Login Register

Fred's chat with the duke on Saint George's day visit to Dudley

By Black Country Bugle  |  Posted: March 03, 2014

  • Queen and Prince Philip wave to the crowds in Mary Stevens Park, Stourbridge

Comments (0)

THIS photograph i s 57 years old and it shows local councillor Fred Hurrell smiling as he chats with the Duke of Edinburgh. The snap belongs to his nephew George Sharp of Holly Hall, Dudley, and it was taken when the Queen visited the region on St George's Day, 1957.

Fred was a Labour member of Dudley Council and lived in Hall Green Road, Holly Hall, in the ward he represented. George remembers him being committed to helping his local community and always approachable. Sometimes when he helped someone they would try and give him a present, such as a bottle of whisky, as thanks but Fred always refused, saying they could buy him a pint when they next saw him in the pub.

The Queen and the Duke had called at Dudley Town Hall for their lunch during a busy day touring north Worcestershire and the Black Country. Dozens of Dudley dignitaries attended, including the Earl of Dudley, Viscount Ednam, the Bishop of Worcester, the Mayor, Samuel Danks, and all the aldermen and councillors and their wives.

Lunch was served at 1.30pm and the royal party sat down to turtle soup, cold Norfolk turkey and cold York ham, asparagus and French salad.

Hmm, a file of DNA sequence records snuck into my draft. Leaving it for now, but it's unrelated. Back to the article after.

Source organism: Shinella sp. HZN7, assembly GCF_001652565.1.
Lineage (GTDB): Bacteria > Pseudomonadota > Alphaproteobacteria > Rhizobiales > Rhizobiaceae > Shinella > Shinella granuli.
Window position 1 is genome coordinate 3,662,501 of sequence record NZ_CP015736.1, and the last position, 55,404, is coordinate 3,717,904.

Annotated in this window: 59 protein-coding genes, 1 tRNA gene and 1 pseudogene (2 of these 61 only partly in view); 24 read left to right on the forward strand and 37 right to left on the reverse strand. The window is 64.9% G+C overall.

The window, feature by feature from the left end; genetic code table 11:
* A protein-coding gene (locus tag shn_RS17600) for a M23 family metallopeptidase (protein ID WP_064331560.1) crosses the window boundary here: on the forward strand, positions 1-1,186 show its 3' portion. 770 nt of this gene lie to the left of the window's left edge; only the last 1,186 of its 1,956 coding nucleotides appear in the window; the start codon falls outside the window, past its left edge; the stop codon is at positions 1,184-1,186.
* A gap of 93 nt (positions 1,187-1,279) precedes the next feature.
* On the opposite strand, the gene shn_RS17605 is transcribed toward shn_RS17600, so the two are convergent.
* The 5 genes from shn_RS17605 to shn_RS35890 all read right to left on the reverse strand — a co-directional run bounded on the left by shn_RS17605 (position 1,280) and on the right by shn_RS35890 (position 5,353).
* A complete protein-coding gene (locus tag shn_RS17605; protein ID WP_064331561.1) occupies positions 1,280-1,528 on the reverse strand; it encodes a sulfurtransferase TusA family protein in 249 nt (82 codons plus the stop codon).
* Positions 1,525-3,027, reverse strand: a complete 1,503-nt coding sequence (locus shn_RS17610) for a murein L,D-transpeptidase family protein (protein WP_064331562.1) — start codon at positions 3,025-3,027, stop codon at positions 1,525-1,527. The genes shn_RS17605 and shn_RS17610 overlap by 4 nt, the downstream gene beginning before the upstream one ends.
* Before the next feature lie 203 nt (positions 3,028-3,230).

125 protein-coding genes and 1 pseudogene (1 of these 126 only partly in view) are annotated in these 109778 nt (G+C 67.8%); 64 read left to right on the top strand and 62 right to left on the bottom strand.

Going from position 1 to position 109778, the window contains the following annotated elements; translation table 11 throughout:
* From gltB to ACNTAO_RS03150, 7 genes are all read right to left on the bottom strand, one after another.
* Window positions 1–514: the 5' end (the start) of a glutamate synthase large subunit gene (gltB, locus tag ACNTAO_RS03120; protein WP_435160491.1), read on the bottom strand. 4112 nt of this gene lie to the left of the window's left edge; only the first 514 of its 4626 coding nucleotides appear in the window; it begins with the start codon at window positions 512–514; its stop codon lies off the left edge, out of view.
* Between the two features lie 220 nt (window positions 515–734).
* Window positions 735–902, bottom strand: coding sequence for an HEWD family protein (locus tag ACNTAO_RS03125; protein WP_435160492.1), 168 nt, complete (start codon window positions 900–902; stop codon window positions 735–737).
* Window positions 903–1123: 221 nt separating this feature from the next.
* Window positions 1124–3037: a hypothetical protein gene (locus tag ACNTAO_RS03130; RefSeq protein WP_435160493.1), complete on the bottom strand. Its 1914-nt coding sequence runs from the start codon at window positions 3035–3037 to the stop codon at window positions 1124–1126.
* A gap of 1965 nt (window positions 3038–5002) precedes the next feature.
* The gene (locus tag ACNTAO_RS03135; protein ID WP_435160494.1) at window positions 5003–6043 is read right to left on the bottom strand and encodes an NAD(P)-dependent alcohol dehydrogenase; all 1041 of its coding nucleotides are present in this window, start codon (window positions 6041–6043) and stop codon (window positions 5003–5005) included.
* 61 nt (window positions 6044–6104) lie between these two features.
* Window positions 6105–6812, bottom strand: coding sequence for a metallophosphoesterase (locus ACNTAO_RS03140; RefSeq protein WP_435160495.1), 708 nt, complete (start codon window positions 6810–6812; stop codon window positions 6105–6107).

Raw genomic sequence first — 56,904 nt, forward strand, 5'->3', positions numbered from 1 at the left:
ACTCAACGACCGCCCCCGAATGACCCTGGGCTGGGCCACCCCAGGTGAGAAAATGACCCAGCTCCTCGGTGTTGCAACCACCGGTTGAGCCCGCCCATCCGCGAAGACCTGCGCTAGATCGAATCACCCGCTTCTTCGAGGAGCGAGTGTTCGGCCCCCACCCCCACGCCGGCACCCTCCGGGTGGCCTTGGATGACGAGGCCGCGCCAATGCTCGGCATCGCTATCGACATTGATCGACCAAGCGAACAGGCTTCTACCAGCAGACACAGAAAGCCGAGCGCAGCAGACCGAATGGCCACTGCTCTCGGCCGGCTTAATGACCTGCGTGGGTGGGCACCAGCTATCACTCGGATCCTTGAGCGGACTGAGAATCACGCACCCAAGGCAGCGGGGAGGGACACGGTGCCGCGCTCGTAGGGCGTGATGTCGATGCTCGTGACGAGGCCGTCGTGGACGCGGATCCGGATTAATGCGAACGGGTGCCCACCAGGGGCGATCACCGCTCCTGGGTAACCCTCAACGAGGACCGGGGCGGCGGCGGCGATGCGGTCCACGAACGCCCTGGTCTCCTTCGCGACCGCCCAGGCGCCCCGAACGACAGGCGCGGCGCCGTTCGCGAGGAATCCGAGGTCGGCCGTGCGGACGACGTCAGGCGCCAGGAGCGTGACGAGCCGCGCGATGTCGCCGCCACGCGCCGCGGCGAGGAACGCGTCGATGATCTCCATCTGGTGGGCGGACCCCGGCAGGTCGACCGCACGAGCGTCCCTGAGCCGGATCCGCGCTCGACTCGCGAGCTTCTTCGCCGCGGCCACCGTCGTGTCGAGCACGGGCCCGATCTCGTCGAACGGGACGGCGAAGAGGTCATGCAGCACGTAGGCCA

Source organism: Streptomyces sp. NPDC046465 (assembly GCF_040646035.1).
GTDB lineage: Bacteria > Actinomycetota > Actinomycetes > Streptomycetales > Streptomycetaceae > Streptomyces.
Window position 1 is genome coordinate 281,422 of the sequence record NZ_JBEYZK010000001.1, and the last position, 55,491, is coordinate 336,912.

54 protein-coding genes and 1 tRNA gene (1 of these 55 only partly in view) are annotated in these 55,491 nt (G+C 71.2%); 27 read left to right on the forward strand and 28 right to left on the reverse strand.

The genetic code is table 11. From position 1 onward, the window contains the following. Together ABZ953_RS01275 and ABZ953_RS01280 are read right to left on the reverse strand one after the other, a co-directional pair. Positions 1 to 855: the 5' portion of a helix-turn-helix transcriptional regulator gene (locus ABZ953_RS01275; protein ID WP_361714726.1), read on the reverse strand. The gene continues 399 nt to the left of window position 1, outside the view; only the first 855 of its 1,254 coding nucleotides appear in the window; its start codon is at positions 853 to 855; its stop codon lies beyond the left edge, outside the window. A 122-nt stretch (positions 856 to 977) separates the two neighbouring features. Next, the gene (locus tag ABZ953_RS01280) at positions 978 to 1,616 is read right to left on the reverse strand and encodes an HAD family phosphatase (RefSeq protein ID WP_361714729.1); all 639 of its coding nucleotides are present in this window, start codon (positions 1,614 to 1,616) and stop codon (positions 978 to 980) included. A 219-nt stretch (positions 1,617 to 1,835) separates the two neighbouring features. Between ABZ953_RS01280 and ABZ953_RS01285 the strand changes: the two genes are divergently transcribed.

The day began when the royal train arrived at Hagley station to be met by the Lord Lieutenant of Worcestershire, Admiral Sir William "Dunkirk Joe" Tennant. The royal party then drove to Halesowen and the works of Walter Somers, where the Queen was met by the Mayor of Halesowen, Councillor Philip Timins, and was given a tour of the forge by the company's directors Frank Somers and Rex Dakin.

From there they went to Oldbury where the Queen visited the council house to be met by the mayor, Councillor Alfred Gunn, and representatives of the local tube-making and chemical industries, and was presented with a titanium posy bowl while Prince Philip received a shooting stick made of the same material.

From Oldbury the royal party came to Dudley for lunch and then proceeded to Brierley Hill where they had a tour of the Stevens and Williams glassworks.

From there they drove to Stourbridge council house and after meeting the mayor and the councillors the Queen and the Duke were driven around Mary Stevens Park in an open-top Land Rover amid crowds of cheering children.

After that the royal party left the Black Country for an engagement in Kidderminster and finished their visit late in the day at the Guild Hall in Worcester.

Do you remember this royal visit in 1957? Where you among the crowds that greeted the Queen and the Duke of Edinburgh at the places they visited here? Have you any pictures or souvenirs of the day? Please contact dshaw@blackcountrybugle.co.uk or send them to Bugle House, 41 High Street, Cradley Heath, B64 5HL.

Read more from Black Country Bugle

Do you have something to say? Leave your comment here...

max 4000 characters